Outrage, devastation, an overwhelming sense of injustice—these are just a few of the feelings you’re likely to experience while watching Bully, the new documentary from filmmaker Lee Hirsch (read our interview with the director here). And you might want to bring a tissue or two. The poignant movie highlights one of the single-most terrible aspects of adolescence—bullying—and the lives and families of five kids who are heartbreakingly enduring it (or its aftermath).
It’s one thing to read about bullying in the media, where it’s gotten a lot of attention in the past couple of years. But it creates an entirely different ache to be a silent observer as 12-year-old Alex gets punched and poked and harassed on the bus he takes to his Sioux City, IA school. Or to hear the stories of isolation and shunning 16-year-old Kelby experienced in her small Oklahoma hometown after coming out as a lesbian. When she tells of a teacher taking attendance by saying, “boys…girls…Kelby,” you get a sense that the biggest disappointment this documentary uncovers is the epic way adults are failing these kids on a daily basis. Watching misguided school administrators unable or unwilling to help the students who need it most, and parents clearly uncertain of how to handle the situation, is just as disconcerting as the footage of bullying itself.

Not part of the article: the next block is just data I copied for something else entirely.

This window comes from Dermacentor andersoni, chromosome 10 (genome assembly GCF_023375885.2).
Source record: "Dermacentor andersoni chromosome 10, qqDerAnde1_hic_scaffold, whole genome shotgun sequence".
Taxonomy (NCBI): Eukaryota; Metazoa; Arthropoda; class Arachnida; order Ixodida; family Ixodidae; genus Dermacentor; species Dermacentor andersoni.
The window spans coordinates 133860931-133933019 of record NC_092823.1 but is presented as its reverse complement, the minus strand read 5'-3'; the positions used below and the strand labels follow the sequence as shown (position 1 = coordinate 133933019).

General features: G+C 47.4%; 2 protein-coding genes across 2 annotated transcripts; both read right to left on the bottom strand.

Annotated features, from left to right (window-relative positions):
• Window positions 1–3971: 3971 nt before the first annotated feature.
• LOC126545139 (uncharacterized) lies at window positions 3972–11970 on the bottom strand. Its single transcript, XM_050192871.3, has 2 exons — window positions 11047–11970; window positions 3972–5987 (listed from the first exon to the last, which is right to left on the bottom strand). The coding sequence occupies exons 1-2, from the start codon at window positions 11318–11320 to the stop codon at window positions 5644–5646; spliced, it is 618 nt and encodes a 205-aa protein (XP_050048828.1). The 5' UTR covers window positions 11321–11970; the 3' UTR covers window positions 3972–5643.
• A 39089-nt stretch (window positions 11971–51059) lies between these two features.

After a long and losing battle with the MPAA—who gave the film an R because of a few F-bombs, essentially preventing the kids who need to see it most from being able to watch it—the movie’s distributors released Bully without a rating. It’s a less-than-ideal circumstance, but one that will hopefully bring the film to as many people as possible.
Which reminds me of another emotion the movie invokes: hope. This film shows kids they are not alone when it comes to enduring this type of torture. It shows bullies the effects their behavior has on their targets. And it shows adults that with a little empathy and awareness, we can make a big difference.
The opinions expressed on the BUST blog are those of the authors themselves and do not necessarily reflect the position of BUST Magazine or its staff.
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